A Tuscan Thanksgiving

Sorry I’ve been silent on my blog these last couple of weeks. I have a good excuse: Like a lot of people, I was celebrating Thanksgiving with family. But this year, for a change of pace, we gave our thanks at a Tuscan farmhouse.

My wife and I grew up in Central Ohio. Today her family is scattered across the country: We live in Seattle, her folks are in Ohio, and her sister and her husband are in Boston. (If you consider the Great Lakes a coast, you could call our family “tricoastal.”)

We all look forward to the holidays as an excuse to head back home, share some family time, and reconnect with our hometown and old friends. But this year, we wanted to go someplace else. Where could we meet in the middle? Arizona, maybe? Snowshoeing in the Rockies? A Very Vegas Thanksgiving?

Just as we were deliberating, my inbox dinged with an email from Isabella, who runs my favorite agriturismo in Tuscany. “We have put together a spectacular Thanksgiving Week with wonderful activities to enjoy,” she wrote. I skimmed the list: wine-tasting, farm tour, truffle hunt, olive harvest, pasta-making class, day trip to Siena…wow.


The email went on: “Late fall is a beautiful time to come to Tuscany — particularly for food! It is the time of special seasonal delicacies such as white truffles, saffron, chestnuts, and new olive oil. Days are comfortable, evenings are cool and crisp — perfect for enjoying the pleasures of the season such as thermal hot spring soaks in nature, colorful foliage, and a fire in your fireplace or in the new fire pit in the garden.”

I was sold. And, after a remarkably brief email exchange with our family, we were all in for a Tuscan Thanksgiving.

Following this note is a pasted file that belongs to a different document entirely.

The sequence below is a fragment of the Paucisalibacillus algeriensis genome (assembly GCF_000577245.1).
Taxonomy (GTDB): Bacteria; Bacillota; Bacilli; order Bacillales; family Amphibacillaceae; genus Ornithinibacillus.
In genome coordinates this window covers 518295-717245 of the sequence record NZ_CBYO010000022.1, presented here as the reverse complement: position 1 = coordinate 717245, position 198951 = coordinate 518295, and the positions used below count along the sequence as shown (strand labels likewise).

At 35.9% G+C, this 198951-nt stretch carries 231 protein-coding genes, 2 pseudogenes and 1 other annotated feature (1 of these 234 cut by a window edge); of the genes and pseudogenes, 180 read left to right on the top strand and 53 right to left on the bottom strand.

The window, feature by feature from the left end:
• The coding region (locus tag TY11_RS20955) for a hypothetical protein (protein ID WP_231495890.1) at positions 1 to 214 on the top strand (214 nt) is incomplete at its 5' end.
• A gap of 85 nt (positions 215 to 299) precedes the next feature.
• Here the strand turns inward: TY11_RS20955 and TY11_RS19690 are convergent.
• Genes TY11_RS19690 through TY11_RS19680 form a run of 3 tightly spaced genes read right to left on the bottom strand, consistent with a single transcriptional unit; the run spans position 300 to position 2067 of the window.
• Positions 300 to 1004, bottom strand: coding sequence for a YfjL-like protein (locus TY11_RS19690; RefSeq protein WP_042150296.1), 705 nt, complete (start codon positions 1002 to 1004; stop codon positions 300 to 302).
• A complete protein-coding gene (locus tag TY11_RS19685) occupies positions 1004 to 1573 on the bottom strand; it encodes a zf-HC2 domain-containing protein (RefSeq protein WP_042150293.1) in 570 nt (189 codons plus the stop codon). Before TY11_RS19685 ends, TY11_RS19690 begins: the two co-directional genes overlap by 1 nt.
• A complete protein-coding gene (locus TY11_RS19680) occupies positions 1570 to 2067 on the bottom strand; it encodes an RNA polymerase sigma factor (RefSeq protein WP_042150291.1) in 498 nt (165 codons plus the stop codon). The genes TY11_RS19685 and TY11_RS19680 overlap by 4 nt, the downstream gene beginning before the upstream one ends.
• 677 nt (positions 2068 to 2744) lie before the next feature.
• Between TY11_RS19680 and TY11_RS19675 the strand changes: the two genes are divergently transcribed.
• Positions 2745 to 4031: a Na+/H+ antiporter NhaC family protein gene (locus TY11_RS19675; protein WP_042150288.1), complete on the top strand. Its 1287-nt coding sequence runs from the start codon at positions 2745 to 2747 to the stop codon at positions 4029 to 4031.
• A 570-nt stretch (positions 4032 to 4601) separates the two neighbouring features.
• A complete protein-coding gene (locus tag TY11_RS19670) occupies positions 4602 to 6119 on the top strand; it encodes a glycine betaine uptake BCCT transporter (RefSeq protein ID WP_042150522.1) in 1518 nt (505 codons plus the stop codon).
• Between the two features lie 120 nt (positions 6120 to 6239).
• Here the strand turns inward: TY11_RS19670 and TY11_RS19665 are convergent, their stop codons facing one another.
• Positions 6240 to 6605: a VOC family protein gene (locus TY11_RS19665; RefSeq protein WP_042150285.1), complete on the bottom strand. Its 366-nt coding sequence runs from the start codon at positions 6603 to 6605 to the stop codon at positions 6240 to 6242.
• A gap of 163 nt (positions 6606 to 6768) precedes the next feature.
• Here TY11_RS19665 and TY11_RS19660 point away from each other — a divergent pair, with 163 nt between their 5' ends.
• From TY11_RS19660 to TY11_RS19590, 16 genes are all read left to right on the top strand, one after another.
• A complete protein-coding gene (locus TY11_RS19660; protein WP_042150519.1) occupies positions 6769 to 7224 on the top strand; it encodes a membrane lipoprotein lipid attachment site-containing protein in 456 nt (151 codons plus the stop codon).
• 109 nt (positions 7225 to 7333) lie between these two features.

I realize another big holiday is looming, and Thanksgiving feels like old news. But join me the next several days for reports on our Tuscan Thanksgiving. What are the pros and cons of winter travel in Italy? What’s it like to spend a major holiday abroad…and what do you to on Black Friday in a place where it’s just another Friday? What’s the proper way to hand-make ravioli or tagliatelle? And how do dogs sniff out those white truffles, anyway?

Andiamo! Let’s head to Tuscany.


(P.S. If you’ve been enjoying my Balkan reports, no worries — I still plan to blog about my fall travels to Slovenia, Romania, and Bulgaria in the New Year.)

3 Replies to “A Tuscan Thanksgiving”

  1. Glad you’re reporting again and just super interested in your family Thanksgiving abroad. It is such a privilege to travel – and getting easier all the time. Experiences, shared adventures = Lifelong joyful memories. Safe roads ahead, keep these articles coming and thanks!

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